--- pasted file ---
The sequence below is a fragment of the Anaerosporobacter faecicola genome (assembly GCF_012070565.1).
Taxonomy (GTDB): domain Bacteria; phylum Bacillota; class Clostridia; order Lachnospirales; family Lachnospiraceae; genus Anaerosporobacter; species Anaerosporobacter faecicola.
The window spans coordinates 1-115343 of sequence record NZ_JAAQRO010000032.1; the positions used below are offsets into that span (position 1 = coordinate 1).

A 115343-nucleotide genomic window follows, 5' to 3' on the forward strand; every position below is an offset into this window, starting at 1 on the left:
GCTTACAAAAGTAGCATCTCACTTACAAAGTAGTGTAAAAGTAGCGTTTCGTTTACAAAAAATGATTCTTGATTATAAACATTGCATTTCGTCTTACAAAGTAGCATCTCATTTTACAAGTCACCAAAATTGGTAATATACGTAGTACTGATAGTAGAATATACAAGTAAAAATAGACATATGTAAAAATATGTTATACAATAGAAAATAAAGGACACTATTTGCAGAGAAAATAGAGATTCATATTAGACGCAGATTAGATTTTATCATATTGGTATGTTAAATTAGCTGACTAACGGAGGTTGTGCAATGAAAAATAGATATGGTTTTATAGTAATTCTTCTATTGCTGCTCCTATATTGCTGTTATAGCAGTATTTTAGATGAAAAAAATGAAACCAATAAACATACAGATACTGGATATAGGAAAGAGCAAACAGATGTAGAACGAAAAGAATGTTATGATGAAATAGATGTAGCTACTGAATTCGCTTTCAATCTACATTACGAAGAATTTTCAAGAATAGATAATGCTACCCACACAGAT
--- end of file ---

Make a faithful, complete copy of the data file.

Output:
The sequence below is a fragment of the Anaerosporobacter faecicola genome (assembly GCF_012070565.1).
Taxonomy (GTDB): domain Bacteria; phylum Bacillota; class Clostridia; order Lachnospirales; family Lachnospiraceae; genus Anaerosporobacter; species Anaerosporobacter faecicola.
The window spans coordinates 1-115343 of sequence record NZ_JAAQRO010000032.1; the positions used below are offsets into that span (position 1 = coordinate 1).

A 115343-nucleotide genomic window follows, 5' to 3' on the forward strand; every position below is an offset into this window, starting at 1 on the left:
GCTTACAAAAGTAGCATCTCACTTACAAAGTAGTGTAAAAGTAGCGTTTCGTTTACAAAAAATGATTCTTGATTATAAACATTGCATTTCGTCTTACAAAGTAGCATCTCATTTTACAAGTCACCAAAATTGGTAATATACGTAGTACTGATAGTAGAATATACAAGTAAAAATAGACATATGTAAAAATATGTTATACAATAGAAAATAAAGGACACTATTTGCAGAGAAAATAGAGATTCATATTAGACGCAGATTAGATTTTATCATATTGGTATGTTAAATTAGCTGACTAACGGAGGTTGTGCAATGAAAAATAGATATGGTTTTATAGTAATTCTTCTATTGCTGCTCCTATATTGCTGTTATAGCAGTATTTTAGATGAAAAAAATGAAACCAATAAACATACAGATACTGGATATAGGAAAGAGCAAACAGATGTAGAACGAAAAGAATGTTATGATGAAATAGATGTAGCTACTGAATTCGCTTTCAATCTACATTACGAAGAATTTTCAAGAATAGATAATGCTACCCACACAGAT